Copyright Notice: © Carol A. Hand and carolahand, 2013-2016. Unauthorized use and/or duplication of this material without express and written permission from this blog’s author and/or owner is strictly prohibited. Excerpts and links may be used, provided that full and clear credit is given to Carol A. Hand and carolahand with appropriate and specific direction to the original content.

Just Be Who You Are

Carol A. Hand

Today, I just want to share one of my favorite songs. I wish I could find a free recording to share, or record my own version, but alas, I can’t. What I love most about the song, though, are the lyrics. I hope they touch your heart as they do mine.

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Photo Credit: Black-Capped Chickadee

Little Chickadee
(by Cheryl Dawdy)

She is only a little chickadee
Just a common backyard bird
And she knows no care or worry
She is happy in this world

Just a simple little chickadee
With a simple song to sing
She’s not a peacock or a toucan
Not some fancy colored thing

But she can fly
She can fly
Anywhere she’d care to roam
And call anywhere her home

Then I said, “Tell me, little chickadee
Don’t you wish sometimes to be
Someone bigger, someone more beautiful?”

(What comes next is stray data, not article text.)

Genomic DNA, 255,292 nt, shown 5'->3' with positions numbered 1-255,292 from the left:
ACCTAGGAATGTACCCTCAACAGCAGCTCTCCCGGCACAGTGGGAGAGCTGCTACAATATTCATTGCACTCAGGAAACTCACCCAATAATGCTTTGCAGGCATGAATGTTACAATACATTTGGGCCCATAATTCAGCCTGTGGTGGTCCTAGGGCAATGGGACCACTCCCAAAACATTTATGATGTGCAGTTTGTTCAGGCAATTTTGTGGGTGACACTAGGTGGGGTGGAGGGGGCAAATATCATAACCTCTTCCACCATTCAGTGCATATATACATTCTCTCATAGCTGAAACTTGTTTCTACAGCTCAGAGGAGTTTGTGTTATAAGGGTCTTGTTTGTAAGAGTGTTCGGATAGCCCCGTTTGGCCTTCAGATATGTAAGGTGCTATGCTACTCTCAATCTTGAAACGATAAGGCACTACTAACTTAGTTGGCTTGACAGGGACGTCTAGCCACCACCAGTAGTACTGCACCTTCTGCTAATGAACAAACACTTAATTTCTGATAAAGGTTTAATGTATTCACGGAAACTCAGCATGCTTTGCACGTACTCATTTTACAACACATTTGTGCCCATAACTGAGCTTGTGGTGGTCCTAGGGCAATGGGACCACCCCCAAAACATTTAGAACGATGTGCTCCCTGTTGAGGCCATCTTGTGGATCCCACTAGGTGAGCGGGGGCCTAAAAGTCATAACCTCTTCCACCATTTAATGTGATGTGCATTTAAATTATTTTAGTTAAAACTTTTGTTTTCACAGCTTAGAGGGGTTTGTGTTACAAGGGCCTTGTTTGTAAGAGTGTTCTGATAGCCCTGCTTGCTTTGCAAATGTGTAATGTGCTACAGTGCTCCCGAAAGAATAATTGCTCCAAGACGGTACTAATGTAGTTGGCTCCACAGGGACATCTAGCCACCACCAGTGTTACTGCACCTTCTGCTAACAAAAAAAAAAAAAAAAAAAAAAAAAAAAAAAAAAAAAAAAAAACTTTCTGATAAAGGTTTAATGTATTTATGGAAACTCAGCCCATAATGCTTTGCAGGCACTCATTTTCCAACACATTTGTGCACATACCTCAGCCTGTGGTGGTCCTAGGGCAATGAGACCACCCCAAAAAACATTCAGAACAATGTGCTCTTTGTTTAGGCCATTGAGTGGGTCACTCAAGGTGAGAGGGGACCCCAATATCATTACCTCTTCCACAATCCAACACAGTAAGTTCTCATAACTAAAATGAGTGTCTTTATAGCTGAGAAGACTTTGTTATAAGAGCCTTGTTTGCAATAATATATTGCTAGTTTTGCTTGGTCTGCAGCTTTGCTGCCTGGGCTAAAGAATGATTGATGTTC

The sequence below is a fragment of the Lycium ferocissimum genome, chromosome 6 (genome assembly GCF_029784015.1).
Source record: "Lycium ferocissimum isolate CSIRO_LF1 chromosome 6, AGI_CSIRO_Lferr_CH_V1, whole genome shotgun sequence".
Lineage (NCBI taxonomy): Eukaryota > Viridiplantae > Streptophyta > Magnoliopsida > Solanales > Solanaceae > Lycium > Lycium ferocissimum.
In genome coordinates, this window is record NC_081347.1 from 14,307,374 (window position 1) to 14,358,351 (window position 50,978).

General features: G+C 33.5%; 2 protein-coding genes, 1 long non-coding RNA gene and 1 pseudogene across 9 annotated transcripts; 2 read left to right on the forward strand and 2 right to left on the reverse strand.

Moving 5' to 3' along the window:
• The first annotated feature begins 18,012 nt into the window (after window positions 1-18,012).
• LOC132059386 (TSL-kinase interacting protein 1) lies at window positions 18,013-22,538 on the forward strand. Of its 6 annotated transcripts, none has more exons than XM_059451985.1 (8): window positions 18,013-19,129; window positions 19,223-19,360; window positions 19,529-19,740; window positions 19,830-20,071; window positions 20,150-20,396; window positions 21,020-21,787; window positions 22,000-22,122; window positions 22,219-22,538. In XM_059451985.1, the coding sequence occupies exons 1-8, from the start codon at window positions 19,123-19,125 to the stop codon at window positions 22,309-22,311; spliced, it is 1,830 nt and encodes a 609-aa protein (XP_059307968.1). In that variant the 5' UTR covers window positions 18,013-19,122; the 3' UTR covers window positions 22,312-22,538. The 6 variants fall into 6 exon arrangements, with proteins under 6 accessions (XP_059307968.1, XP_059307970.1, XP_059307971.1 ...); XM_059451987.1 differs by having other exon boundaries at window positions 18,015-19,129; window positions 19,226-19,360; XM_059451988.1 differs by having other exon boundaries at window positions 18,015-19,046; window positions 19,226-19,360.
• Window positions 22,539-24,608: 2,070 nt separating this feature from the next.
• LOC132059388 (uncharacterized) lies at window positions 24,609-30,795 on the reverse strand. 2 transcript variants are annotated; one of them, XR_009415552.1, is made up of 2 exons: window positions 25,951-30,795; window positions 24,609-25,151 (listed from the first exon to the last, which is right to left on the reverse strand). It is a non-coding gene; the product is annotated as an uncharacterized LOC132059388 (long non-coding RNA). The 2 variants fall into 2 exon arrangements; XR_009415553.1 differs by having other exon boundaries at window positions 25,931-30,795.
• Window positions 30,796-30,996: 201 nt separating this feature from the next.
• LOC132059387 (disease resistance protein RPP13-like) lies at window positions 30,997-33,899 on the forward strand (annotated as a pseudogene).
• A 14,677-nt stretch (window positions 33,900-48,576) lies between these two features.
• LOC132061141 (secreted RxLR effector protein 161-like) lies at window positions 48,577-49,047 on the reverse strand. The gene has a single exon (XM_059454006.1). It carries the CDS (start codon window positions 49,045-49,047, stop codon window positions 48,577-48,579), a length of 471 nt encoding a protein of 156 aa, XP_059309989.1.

And this is what she said to me

“If I were bigger or more beautiful
If I had fancy colored wings
It would not make me someone better
‘Cause these are not important things

‘Cause I can fly
I can fly
Anywhere I care to roam
And call anywhere my home”

Now she is only a little chickadee
Not the boldest bird to see
But she knows that she’s most fortunate
There’s no one else she’d rather be

‘Cause she can fly
She can fly
Anywhere she’d care to roam
And call anywhere her home

She is only a little Chickadee

 Recorded by The Chenille Sisters on their album, Teaching Hippopotami to Fly

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Photo Credit: Chickadee Flying

If you’re lucky, as I was when I first heard Little Chickadee on a children’s radio show, here’s a link to the show

If you’re able to connect to the show, whatever you hear may touch your heart, surprise you with people’s creativity, or make you laugh.

May you all have a wonderful day ❤

Simple Words for the Wise Children in All of Us

Carol A. Hand

The winter solstice holidays have passed for many of us, yet this morning, a story and song from years ago wouldn’t stop playing in my mind until I decided to share them.

“It’s in every one of us to be wise.”